First of all, you’ll notice this isn’t 1990 by SpectreSoft – the game simply can not be found and it is highly likely it was never released. So we move on…
Here we have another short game written in the Inform 6 system by Admiral Jota in 2001. This time it was submitted to the Speed-IF 17 competition. I’m playing release 1 of the game. In fact, Admiral Jotter organised Speed-IF 17!
The premise for Speed-IF 17: Your game will be set on one or several floors of a thirty-story building in Manhattan. At the beginning of the game, it’s ten in the evening on December 31, 2002. On every floor, the New Year’s bash is going on — the people in their high-rise apartments, the rented-out function halls, even the office workers stuck here late. Fireworks are scheduled to begin over the water promptly at midnight. Unfortunately, the building will be taken over by terrorists at eleven-thirty — they’ve infiltrated the maintenance staff and have been surreptitiously placing bombs in various locations throughout the building during the past few months, all set to go off at different times later that evening if their demands aren’t met.
So, the title 2604 refers to an apartment number here, not, as I thought initially, a year! We are told right at the beginning that we are to meet up with a Mr Reginald Halvers at a New Year’s Eve party where we hope to provide him with a prototype microchip worth a lot of money on the black market.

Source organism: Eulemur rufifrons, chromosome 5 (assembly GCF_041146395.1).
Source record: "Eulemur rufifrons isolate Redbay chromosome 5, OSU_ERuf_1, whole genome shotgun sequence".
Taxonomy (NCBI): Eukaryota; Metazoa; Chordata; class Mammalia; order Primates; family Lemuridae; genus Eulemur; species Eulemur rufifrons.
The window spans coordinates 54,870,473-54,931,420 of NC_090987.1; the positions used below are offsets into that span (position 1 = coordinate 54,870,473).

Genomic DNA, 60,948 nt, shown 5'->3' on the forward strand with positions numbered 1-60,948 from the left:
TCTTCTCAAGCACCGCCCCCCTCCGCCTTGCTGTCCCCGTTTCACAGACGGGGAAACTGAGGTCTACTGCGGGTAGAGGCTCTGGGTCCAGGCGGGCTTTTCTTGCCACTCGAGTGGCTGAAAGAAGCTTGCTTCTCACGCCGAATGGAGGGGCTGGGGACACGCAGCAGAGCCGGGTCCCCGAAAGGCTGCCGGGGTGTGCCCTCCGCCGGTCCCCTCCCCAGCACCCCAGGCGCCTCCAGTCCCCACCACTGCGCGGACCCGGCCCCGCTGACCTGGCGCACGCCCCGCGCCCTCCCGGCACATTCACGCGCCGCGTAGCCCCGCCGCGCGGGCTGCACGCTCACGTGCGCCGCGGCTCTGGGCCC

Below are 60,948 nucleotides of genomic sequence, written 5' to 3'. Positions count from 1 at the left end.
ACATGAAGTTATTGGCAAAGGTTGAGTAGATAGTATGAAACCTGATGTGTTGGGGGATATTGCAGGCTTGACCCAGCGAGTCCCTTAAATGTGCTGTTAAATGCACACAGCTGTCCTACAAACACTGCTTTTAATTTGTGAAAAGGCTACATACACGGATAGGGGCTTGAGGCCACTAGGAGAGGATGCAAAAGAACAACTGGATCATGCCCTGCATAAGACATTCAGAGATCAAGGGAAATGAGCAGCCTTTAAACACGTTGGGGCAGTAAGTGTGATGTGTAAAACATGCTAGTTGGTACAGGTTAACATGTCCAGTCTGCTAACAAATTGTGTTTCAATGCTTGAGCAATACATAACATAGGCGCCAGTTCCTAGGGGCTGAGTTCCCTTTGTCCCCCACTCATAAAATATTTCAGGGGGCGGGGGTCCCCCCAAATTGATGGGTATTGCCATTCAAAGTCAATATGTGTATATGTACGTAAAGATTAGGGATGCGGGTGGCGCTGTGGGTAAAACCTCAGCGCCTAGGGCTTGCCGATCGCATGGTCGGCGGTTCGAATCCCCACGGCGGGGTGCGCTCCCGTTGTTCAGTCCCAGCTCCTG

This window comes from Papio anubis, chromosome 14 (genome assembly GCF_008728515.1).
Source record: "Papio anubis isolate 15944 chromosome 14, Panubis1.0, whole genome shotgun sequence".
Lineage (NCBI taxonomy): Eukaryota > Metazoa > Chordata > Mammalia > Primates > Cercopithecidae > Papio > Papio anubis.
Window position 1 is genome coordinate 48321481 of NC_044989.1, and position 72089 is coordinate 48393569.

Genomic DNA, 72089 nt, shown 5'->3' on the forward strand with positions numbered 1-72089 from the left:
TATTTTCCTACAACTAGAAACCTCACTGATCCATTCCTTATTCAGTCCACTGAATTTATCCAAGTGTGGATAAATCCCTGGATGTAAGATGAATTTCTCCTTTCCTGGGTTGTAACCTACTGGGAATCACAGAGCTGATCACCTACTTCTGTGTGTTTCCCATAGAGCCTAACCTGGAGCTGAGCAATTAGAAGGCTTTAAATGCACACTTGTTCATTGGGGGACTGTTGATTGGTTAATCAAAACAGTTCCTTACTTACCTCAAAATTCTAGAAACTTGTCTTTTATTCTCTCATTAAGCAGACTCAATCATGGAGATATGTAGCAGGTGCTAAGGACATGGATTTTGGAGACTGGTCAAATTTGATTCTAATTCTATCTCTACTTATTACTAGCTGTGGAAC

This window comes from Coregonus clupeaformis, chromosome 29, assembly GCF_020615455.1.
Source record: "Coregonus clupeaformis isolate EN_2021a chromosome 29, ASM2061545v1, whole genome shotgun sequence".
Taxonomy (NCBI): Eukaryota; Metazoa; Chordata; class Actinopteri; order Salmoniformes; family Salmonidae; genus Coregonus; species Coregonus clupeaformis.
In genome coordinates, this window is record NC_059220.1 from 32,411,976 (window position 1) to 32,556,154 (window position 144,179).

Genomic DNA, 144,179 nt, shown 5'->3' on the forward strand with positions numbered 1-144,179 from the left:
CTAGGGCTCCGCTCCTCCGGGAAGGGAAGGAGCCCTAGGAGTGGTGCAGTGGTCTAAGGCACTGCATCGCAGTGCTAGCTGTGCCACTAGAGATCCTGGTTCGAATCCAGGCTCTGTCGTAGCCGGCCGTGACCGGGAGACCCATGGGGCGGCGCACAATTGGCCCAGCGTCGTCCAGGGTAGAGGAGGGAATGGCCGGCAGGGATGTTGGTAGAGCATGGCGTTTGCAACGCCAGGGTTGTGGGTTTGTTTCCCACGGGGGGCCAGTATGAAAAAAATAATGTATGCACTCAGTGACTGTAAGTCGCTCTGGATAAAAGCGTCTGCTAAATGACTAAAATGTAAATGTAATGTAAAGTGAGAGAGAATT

Off we go then. We start in the 26th floor lobby and can immediately see signs pointing the way to various room numbers. We already know (or at least it should be obvious) that we need room 2604, so now we know we need to go East from here. Nothing too tricky so far! But probably best to see what we’re carrying and check this microchip out.
Ah! So after inspecting the papers it seems we are playing as Reginald Halvers – that wasn’t too clear at the start. Better check the envelope out.
The game leads us to room 2604 quite quickly, and it is here we see people milling around, drinking, enjoying food, all the stuff you’d expect at a party. There is a lot in the descriptions of these rooms set as pure backdrop, and most are red herrings – so be careful not to spend too much time looking at stuff that isn’t required. You may not know what is relevant, of course, on your first play.
Our target is soon found and the envelope can be handed over and your payment collected. Job done, and our score is increased by one whole point!
Well, job not quite done of course. The usual exploration and logic solving is required now in order to escape the hotel with our prize, and it isn’t easy. Everything you need to escape is provided, and you will need to examine a few more things on your way out of 2604 and back again, but it took me quite a few play-throughs to do it in 39 moves and score my very healthy 2 points!
Time is of the essence here, and if you spend too long looking at things you don’t need to look at, or doing things in the wrong order which requires you to travel back and forth along the corridor, time (moves) will run out and you will lose the game. Oh, and you’ll die.
All in all 2604 was a fun game – much more of a puzzle than previous games, and much nicer to play for many reasons. The parser is typical Inform 6 and the atmosphere and gameplay are certainly entertaining.
Map here, behind a spoiler as it gives quite a bit away.
Given the game was speed coded in 2 hours, and there was a scenario that had to be followed, I think this shows that Admiral Jota has an adventurer’s brain!
It’s not clear if the Admiral himself ported 2604 to the Commodore 64, but he has done several more adventure games (see the link in the opening paragraph) and I am hoping some of them at least made it across, so this may well not be the last we see of him on this blog. And going by the quality of this short adventure, I hope our paths meet again.
2604 is included in the GB64 database v 18.